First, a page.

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Urban Rhapsody: The Love Song of Cyan and Kendall (Serial Story#2)

cyan & kendall

Click the following link if you would like to read the first installment, told from Kendall’s point-of-view, before you continue with Cyan’s story written below.



I had no compassion for my daughter, Kendall.

It exited stage left six years ago after a near-fatal car accident, the shards of the windshield glass piercing my body.  The scars healed into a haphazard pattern of Orion’s belt.

Kenny, my late husband and Kendall’s father, used to stare up at the night sky on humid summer nights and pick out the constellations.  It’s funny how on the night he steered our car into a path of oncoming traffic on I-4, with Kendall crying out for help in the back seat, Orion’s constellation was the last thing I saw before my consciousness flickered out.

Orion must have shot his arrow through our car’s windshield.

Kenny wasn’t quite right in the head when he came back from Afghanistan.  I knew it, but I tried to love it out of him. I couldn’t love the craziness out of him, so I gave up on loving.  It was overrated, just like Kendall’s ranting and raving over me going out.

Now that I thought about it, her behavior was reminding me of Kenny.  But she was no war veteran.  She was just a thirteen-year-old, trying to be too fresh and smell herself. I slid my cigarette between my lips and blew a cloud of smoke into her face, daring her to speak, forcing her to move back.

Kendall coughed and leaned against the armoire.  Her chest heaved in huffs.

I repeated my question.   “When did you get grown?”

Kendall regained her breath and said, “A year after Dad’s death when you left me home alone for two weeks.”  She pointed to the long, black burn mark that began at her hand and wrapped around her forearm. Kendall said,  “Little kids should get nicks and scratches from playing outside, not playing house.”

I didn’t have time for this.  I pried Jamila’s claws from digging into my ankles and tossed her on the bed and moved back in front of the mirror. I smoothed down my side-swept bang with hair gel and pinned the middle section of my hair into a beehive hump.  “You survived. What doesn’t kill you makes you stronger and teaches you to fend for yourself.”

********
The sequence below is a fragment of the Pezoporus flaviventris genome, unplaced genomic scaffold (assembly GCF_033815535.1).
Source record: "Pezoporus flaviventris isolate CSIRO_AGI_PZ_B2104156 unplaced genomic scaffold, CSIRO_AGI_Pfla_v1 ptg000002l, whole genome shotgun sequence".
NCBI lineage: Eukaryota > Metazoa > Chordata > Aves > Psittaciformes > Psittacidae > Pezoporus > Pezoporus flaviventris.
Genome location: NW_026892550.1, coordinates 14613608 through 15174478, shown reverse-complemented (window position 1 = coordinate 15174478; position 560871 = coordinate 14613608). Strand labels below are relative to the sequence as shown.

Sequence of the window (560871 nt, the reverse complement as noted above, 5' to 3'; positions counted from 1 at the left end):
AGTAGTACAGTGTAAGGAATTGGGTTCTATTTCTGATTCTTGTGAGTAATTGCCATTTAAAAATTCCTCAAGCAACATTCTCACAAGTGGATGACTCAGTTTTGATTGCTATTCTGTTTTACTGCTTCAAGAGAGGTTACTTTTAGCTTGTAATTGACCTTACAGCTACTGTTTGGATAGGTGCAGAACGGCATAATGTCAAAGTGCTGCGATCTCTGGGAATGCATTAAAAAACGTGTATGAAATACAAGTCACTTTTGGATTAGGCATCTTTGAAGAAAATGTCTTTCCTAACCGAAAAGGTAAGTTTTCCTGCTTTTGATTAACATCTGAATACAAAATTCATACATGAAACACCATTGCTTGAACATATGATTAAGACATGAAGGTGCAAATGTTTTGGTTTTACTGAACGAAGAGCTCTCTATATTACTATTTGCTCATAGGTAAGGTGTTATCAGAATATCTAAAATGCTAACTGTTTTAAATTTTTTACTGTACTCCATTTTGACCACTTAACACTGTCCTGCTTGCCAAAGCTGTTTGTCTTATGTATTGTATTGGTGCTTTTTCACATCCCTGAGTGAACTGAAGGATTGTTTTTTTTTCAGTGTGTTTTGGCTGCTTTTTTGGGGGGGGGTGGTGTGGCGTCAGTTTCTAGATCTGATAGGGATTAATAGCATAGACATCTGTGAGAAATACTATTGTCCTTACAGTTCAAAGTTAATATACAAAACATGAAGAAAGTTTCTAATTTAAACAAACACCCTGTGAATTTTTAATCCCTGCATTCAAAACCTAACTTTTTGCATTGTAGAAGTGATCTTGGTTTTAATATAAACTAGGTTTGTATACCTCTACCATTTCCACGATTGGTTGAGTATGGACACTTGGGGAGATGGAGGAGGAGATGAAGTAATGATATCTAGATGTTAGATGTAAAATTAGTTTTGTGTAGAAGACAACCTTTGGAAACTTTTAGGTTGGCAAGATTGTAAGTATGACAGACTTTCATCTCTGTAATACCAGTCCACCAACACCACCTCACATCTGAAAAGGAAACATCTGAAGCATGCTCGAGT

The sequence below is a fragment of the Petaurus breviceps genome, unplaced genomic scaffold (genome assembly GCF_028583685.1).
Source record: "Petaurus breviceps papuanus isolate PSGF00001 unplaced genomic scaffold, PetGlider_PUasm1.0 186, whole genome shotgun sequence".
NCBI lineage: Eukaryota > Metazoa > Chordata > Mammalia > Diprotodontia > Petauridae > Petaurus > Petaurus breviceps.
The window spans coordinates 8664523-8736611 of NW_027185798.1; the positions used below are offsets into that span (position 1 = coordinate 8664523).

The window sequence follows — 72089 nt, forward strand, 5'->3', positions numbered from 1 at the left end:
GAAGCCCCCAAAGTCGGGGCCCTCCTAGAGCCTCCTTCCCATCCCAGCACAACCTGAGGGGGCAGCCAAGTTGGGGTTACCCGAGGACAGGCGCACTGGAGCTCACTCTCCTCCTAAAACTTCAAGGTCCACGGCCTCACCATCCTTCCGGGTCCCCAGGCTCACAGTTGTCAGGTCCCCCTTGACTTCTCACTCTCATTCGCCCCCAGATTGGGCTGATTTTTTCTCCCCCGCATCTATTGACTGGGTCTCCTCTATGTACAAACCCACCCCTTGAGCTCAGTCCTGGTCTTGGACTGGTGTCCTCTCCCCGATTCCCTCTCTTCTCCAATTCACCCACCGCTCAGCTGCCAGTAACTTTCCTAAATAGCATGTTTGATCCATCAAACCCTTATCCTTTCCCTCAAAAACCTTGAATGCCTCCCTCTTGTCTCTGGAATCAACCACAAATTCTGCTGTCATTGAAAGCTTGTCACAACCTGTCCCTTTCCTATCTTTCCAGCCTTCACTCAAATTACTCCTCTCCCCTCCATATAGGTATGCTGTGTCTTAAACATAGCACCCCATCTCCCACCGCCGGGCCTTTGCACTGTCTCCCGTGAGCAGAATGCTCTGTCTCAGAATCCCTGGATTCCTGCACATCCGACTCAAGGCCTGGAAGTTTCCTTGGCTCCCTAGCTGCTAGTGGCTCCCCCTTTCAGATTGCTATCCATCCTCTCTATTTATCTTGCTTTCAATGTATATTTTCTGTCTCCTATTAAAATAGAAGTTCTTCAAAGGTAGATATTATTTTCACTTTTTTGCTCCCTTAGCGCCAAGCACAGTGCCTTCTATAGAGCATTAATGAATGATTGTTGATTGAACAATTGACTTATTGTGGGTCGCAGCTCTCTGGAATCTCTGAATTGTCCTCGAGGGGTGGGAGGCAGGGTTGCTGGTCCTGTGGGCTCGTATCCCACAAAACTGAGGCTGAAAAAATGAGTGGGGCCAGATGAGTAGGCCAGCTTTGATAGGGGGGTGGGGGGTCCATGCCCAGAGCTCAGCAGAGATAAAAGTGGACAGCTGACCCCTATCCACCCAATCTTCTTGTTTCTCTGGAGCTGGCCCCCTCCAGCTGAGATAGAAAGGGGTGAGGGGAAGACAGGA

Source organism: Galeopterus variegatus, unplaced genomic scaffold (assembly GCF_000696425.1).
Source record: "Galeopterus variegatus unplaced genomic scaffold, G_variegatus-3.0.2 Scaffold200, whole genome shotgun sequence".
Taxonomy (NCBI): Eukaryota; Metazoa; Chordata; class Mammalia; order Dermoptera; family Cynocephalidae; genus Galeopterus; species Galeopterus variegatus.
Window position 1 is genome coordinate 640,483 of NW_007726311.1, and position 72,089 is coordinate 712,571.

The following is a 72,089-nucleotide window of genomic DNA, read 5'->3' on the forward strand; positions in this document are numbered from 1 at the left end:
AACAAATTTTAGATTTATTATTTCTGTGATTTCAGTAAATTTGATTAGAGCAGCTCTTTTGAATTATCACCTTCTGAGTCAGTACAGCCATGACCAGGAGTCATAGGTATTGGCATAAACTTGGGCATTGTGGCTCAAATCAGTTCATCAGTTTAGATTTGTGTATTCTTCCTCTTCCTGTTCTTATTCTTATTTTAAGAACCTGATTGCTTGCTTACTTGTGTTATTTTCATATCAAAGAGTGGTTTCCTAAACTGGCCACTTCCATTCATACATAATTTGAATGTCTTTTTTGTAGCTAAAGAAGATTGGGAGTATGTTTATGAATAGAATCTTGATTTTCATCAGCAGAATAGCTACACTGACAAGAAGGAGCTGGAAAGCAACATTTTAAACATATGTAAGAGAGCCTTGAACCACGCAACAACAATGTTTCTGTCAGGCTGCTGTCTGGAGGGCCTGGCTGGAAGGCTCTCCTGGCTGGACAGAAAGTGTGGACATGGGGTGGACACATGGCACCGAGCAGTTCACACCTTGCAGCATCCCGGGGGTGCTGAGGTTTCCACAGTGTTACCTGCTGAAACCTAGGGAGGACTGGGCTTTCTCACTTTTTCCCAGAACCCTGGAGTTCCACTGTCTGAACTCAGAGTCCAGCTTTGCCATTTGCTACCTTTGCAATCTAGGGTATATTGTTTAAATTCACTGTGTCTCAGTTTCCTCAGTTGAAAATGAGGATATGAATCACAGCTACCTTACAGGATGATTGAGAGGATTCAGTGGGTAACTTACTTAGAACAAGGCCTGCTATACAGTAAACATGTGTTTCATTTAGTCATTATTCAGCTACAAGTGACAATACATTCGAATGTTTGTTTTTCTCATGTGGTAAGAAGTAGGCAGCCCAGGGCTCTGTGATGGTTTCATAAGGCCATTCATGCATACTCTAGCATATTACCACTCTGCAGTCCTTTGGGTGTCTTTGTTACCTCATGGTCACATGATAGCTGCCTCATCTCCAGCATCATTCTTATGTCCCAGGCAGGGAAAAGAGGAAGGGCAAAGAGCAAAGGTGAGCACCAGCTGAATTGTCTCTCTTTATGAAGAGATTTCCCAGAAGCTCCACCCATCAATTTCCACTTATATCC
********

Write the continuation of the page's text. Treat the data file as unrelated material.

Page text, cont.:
That’s what I wished my parents would have done for me.  We stayed in one of those subdivisions in Southeast Orlando off Curry Road not too far from Lake Underhill.  My parents sent me to a private school and gave me the best of everything in life.  I had no responsibilities.  I was an only child, and their wish for me was to go to college and make something out of my life.  I fell in love with Kenny and got pregnant at seventeen.

Kenny and I got married at the courthouse, and he entered the U.S. Navy shortly after graduation. I dropped out of high school and became a Navy wife living on the base.  I depended on him for everything.  If I had thought about myself, I wouldn’t have ended up in the hospital fighting for my life. I wouldn’t have ended up here.

Kendall rocked Jamila in her arms.  She looked like a younger version of me, those nights when Kenny was out to sea, a child trying to quell the cries of a colicky newborn, the blind leading the blind.  Jamila drifted off to sleep. Kendall propped two pillows on the bed with one hand and laid the two-year-old on top of them with the other.

The corner of the picture frame hanging above the bed poked Kendall in the forehead as she stood up. She brushed her fingers along the blown-up, black-and-white photograph of her and me.  We took the picture and sent it to Kenny a month after she was born.  He was such a proud papa when the boat pulled into port, waving that 3×5 in his hand and rushing us the next day to the neighborhood photographer’s studio to get it done the way it hung on my wall now.

I heard three short beeps of Ray’s car horn followed by one loud, drawn-out one.  Loverboy is quite the impatient one.

I opened my Louis Vutton purse, the one my gentleman caller downstairs gave me, straightened out the crumpled $20 bill and said, “ Kendall, it is almost 11p.m.  Get Troy off that devilish Xbox and send him to the store up the street.  Get some of that honey ham lunchmeat, a loaf of bread and anything else you can think of to hold all of you until I come back tomorrow.”